The center is more than 2,000 square feet, and has four patient rooms. Each carpeted room has a bed, nightstand, desk and chair, mirror, small closet, and artwork on the walls. Some of the rooms also have a television.

“We try to simulate a motel room as much as possible to comfort the patients,” Lenik says.

Two of the rooms have adjustable hospital beds, and are larger to accommodate a caregiver when needed.

Each room has a CPAP or bilevel positive airway pressure device on the nightstand next to the bed and is equipped with a video and an infrared camera for monitoring purposes.

The center operates 7 days a week and conducts about 20 sleep studies per week. While the majority of patients come to the center for nighttime sleep studies, there are a handful who participate in a multiple sleep latency test, which is conducted on narcoleptics and patients who sleep well during the night, yet complain of a constant feeling of sleepiness during the day.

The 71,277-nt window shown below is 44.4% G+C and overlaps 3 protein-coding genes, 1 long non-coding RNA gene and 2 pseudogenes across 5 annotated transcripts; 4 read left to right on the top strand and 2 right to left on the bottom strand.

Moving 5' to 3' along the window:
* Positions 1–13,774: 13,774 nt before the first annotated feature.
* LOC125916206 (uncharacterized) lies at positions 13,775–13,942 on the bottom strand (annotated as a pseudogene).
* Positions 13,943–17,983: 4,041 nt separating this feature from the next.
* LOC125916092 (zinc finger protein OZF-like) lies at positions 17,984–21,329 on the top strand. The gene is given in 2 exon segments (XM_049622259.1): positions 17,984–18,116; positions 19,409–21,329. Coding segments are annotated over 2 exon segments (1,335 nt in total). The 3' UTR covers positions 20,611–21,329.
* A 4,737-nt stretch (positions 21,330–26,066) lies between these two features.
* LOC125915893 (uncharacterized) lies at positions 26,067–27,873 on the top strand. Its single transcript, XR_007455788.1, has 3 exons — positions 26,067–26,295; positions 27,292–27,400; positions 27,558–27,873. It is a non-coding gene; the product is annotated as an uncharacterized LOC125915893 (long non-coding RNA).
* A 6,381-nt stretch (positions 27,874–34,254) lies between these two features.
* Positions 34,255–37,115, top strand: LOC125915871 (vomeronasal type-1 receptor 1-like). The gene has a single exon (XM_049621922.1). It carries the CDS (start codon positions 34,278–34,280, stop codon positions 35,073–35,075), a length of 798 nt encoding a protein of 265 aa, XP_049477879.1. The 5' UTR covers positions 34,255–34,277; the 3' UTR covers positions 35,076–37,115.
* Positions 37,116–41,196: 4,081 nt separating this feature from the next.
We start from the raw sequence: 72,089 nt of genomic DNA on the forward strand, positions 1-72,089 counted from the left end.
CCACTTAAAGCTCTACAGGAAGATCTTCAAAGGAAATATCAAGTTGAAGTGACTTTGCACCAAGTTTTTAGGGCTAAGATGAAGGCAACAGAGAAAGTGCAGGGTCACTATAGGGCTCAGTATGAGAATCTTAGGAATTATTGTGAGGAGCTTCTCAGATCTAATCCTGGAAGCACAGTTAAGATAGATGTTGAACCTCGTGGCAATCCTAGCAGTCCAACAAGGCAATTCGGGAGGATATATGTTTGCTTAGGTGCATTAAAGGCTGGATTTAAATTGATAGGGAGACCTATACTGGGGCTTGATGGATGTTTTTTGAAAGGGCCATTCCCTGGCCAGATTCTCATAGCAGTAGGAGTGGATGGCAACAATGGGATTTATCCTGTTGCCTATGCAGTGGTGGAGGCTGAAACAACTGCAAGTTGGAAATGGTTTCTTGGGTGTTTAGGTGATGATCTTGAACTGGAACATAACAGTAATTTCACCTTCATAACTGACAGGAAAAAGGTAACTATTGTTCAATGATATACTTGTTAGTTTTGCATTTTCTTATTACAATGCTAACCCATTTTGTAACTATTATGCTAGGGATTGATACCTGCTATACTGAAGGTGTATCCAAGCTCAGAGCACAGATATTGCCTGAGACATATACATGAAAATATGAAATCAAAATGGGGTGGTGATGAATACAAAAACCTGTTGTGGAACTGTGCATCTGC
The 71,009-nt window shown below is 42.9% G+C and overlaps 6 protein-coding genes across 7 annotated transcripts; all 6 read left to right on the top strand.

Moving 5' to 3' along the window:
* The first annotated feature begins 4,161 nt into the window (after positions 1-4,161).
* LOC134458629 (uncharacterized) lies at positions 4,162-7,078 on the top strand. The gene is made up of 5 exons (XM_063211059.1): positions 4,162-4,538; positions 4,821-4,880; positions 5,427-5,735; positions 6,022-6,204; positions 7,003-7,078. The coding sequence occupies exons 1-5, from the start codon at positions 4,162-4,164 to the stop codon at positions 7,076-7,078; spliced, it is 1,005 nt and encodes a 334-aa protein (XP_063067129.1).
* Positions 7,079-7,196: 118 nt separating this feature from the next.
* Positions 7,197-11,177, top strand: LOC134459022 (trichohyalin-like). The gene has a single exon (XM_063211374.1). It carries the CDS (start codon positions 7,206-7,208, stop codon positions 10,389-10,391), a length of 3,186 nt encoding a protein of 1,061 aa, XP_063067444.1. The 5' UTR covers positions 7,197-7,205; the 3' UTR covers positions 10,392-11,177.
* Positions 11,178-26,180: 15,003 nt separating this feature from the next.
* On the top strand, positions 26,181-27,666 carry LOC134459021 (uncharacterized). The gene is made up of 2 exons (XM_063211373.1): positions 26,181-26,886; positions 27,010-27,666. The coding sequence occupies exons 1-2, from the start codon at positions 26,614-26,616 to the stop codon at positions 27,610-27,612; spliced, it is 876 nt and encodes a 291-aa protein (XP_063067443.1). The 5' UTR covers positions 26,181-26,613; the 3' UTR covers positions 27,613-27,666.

Upon a patient’s arrival at the center for their sleep study, a technician explains the process and connects the patient to a monitoring system, which includes 20 electrodes on the scalp and face, as well as ECG electrodes; electrodes on the legs to monitor for muscle twitches; a thermistor pressure cannula to measure expiratory pressure; and respiratory belts to help determine whether there is any obstructive breathing. Patients are also fitted for a CPAP or bilevel device.
The entire connection process can take 30 minutes to 1 hour to complete.

“The most common statement we hear from patients after we finish is ‘How am I going to sleep with all this on me?’” says lead technician Kerry Kouchi, RPSGT. “I tell patients it’s like a Band-Aid; you put it on and you can feel it, but then later you forget it’s there.”